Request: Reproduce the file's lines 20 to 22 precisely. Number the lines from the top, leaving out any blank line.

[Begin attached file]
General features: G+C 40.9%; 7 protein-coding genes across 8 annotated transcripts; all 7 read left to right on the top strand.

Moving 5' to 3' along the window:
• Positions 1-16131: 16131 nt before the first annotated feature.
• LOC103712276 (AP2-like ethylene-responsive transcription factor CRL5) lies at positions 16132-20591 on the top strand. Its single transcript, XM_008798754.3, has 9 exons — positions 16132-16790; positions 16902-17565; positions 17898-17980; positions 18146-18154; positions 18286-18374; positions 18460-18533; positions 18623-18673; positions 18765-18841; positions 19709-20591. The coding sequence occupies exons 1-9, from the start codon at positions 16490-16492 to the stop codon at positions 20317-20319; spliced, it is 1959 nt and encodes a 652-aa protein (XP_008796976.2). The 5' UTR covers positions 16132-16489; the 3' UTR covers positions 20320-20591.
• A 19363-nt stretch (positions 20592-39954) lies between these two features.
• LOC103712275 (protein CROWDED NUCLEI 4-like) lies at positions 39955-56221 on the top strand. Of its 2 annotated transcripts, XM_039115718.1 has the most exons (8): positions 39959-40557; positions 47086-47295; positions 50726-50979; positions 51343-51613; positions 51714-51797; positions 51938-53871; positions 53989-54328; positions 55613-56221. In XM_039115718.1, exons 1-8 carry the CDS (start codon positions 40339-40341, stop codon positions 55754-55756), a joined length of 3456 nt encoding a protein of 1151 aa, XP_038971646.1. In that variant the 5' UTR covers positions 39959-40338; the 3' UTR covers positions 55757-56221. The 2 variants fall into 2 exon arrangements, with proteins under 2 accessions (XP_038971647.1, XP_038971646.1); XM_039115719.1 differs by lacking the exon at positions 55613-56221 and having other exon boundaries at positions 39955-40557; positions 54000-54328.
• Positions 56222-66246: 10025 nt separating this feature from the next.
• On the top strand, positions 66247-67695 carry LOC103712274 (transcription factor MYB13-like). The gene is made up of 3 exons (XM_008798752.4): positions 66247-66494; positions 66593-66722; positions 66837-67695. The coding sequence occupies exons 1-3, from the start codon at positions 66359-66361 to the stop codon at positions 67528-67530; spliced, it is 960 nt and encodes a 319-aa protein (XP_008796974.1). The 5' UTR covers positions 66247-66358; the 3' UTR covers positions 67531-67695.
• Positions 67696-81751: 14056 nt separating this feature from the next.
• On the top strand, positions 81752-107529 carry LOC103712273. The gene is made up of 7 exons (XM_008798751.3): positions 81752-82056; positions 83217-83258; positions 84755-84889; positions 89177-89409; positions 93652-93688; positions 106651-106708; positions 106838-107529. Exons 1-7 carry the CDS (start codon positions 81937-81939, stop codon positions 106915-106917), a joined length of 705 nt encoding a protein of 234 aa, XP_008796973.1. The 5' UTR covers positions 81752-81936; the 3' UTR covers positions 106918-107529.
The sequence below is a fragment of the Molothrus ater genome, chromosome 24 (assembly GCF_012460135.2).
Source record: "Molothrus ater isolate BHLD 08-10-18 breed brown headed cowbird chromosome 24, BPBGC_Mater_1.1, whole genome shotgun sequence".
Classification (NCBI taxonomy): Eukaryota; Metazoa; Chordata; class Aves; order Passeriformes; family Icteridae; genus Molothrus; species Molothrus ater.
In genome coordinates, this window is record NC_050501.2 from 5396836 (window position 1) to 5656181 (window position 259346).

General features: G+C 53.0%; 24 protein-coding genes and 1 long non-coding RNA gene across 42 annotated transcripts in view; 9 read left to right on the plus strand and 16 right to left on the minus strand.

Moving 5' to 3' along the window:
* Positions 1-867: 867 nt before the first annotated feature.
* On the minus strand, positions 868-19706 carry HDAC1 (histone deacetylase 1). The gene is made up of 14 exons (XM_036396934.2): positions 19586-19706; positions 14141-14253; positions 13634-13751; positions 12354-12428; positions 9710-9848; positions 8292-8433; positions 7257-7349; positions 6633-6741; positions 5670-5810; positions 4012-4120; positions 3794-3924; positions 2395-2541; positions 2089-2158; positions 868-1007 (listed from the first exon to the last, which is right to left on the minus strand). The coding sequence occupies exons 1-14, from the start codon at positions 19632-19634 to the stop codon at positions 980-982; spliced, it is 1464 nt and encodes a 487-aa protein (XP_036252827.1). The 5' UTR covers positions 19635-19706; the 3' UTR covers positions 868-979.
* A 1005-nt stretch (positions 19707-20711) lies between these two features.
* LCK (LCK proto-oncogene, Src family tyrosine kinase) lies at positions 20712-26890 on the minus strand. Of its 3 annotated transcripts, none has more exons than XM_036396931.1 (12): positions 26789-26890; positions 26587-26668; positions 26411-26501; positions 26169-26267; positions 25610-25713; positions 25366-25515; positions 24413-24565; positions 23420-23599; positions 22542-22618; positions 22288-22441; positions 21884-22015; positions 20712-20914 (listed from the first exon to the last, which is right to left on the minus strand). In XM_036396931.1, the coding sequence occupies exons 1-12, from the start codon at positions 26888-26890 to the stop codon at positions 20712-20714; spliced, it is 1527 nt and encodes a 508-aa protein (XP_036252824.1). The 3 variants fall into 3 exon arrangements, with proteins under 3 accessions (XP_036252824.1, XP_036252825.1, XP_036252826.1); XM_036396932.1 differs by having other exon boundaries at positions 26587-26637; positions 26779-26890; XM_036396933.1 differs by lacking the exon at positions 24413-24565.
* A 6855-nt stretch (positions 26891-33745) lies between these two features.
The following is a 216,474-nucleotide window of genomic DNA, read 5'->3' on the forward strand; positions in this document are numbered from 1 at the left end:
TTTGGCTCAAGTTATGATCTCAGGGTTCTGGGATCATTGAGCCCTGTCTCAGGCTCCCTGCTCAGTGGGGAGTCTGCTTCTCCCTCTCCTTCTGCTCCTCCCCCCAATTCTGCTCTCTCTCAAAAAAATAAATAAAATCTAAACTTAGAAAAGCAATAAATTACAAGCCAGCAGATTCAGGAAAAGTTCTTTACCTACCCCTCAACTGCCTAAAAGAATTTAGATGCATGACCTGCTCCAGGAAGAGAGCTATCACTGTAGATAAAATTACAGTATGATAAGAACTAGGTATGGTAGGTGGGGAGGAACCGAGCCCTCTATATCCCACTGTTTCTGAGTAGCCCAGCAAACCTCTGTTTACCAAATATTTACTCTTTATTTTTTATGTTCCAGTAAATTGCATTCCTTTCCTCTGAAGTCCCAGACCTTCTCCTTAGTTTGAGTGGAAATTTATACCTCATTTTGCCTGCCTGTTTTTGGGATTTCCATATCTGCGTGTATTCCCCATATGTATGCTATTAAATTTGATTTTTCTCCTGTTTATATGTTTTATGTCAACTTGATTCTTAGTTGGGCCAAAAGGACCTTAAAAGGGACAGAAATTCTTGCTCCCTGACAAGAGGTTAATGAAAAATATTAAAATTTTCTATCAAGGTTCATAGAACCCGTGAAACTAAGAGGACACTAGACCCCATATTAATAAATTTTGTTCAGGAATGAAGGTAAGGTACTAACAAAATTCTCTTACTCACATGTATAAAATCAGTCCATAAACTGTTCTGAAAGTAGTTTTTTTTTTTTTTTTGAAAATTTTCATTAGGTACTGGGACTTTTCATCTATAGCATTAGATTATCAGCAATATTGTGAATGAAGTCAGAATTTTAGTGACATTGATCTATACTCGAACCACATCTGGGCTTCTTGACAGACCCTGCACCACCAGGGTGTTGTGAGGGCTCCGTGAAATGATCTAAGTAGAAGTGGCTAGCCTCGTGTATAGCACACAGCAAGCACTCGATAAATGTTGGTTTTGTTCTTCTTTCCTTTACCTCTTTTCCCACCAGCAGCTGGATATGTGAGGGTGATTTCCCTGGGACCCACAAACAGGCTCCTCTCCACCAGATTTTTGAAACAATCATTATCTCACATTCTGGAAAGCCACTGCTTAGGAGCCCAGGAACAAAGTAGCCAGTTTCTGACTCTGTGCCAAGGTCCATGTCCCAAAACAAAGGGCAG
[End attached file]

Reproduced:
* LCK (LCK proto-oncogene, Src family tyrosine kinase) lies at positions 20712-26890 on the minus strand. Of its 3 annotated transcripts, none has more exons than XM_036396931.1 (12): positions 26789-26890; positions 26587-26668; positions 26411-26501; positions 26169-26267; positions 25610-25713; positions 25366-25515; positions 24413-24565; positions 23420-23599; positions 22542-22618; positions 22288-22441; positions 21884-22015; positions 20712-20914 (listed from the first exon to the last, which is right to left on the minus strand). In XM_036396931.1, the coding sequence occupies exons 1-12, from the start codon at positions 26888-26890 to the stop codon at positions 20712-20714; spliced, it is 1527 nt and encodes a 508-aa protein (XP_036252824.1). The 3 variants fall into 3 exon arrangements, with proteins under 3 accessions (XP_036252824.1, XP_036252825.1, XP_036252826.1); XM_036396932.1 differs by having other exon boundaries at positions 26587-26637; positions 26779-26890; XM_036396933.1 differs by lacking the exon at positions 24413-24565.
* A 6855-nt stretch (positions 26891-33745) lies between these two features.
The following is a 216,474-nucleotide window of genomic DNA, read 5'->3' on the forward strand; positions in this document are numbered from 1 at the left end: